Critique Of United Nations Sanctions As An Effective Means Of Ensuring International Peace And Security

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RESEARCH PROJECT TOPIC ON CRITIQUE OF UNITED NATIONS SANCTIONS AS AN EFFECTIVE MEANS OF ENSURING INTERNATIONAL PEACE AND SECURITY

CHAPTER ONE

GENERAL INTRODUCTION

1.1        Background of the Study

The history of international law is a chronicle of attempts by members of the international community to establish a framework that would prevent the scourge of war, effectively resolve international disputes and promote mutual respect for the integrity of states. With the failure of the League of Nations to prevent World War 2, the United Nations (UN) was created in 1945 and the Security Council (SC); its primary organ was charged with maintaining international peace and security.The SC’s first task in this regard is to determine the existence of any threat to, or breach of the peace or act of aggression under Article 39 of the UN Charter. Following such determination; the SC may decide what measures short of armed force are to be employed to give effect to its decisions, or it may authorize military action. The measures short of armed force – otherwise termed “sanctions” are the focus of this research. It must be quickly pointed out that every enforcement measure authorized by the SC under Chapter VII of the UN Charter constitutes a sanction. Enforcement measures may be broadly categorized into “military sanctions”, i.e. those involving the use of armed force and “nonmilitary sanctions”, or those excluding the use of armed force. This study is concerned with the latter category, and uses the term ‘sanctions’ in that sense.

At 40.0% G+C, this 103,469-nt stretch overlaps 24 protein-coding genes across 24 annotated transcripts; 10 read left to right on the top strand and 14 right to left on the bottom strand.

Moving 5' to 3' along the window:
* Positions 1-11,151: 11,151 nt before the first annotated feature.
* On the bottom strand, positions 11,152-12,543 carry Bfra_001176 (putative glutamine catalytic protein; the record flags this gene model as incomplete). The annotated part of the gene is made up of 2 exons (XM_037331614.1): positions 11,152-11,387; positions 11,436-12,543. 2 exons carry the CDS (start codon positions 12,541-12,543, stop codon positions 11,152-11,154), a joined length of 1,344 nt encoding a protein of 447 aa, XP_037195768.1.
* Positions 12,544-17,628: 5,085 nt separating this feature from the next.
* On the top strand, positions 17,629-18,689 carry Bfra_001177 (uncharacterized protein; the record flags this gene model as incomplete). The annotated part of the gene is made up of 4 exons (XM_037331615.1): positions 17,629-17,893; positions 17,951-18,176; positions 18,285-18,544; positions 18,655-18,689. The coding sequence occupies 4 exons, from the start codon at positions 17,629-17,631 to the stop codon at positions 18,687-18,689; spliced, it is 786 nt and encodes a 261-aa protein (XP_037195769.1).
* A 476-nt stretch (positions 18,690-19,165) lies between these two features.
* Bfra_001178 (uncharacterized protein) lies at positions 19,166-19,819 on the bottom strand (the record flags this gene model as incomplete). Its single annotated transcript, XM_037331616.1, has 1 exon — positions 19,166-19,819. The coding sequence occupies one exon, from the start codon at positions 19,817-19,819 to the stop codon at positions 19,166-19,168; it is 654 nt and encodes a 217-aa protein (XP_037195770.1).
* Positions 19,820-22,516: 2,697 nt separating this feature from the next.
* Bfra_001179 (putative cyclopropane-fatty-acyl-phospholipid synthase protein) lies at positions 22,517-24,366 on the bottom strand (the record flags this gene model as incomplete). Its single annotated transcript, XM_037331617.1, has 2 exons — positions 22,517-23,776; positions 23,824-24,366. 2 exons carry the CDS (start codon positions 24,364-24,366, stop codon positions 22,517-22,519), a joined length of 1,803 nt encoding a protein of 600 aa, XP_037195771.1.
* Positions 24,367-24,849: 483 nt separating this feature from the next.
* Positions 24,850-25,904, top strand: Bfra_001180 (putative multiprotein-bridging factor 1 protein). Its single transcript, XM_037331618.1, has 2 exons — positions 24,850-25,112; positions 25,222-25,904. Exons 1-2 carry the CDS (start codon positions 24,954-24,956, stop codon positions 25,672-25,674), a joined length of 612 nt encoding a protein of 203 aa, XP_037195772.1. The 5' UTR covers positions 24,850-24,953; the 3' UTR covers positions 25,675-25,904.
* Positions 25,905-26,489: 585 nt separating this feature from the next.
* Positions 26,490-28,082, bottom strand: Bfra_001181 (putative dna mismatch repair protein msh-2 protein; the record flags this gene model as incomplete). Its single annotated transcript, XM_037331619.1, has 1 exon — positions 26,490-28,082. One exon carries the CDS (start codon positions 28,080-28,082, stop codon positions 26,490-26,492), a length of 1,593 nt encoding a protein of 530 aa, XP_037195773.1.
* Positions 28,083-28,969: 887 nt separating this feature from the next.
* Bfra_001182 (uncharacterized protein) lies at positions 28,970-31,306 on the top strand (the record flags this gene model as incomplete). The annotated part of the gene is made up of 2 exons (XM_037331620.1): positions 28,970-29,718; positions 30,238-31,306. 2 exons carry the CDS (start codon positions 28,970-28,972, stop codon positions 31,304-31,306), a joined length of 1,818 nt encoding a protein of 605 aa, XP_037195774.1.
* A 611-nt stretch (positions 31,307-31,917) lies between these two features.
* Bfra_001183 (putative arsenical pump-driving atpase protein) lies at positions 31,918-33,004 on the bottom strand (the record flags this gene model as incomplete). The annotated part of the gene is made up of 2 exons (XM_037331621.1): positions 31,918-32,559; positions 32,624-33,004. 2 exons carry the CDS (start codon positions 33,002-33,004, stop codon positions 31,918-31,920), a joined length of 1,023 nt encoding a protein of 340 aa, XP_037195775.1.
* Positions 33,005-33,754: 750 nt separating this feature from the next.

During the Cold War, veto power politics and the ideological tension between the United States (US) and Soviet Union caused a stalemate in the SC which hindered the use of sanctions in the UN’s collective security system. The demise of the Soviet Union however roused the SC from its sanctions lethargy, and a revived SC imposed sanctions on a dozen states  Charter of the United Nations 1945 (hereafter UN Charter), Arts. 41 and 42.

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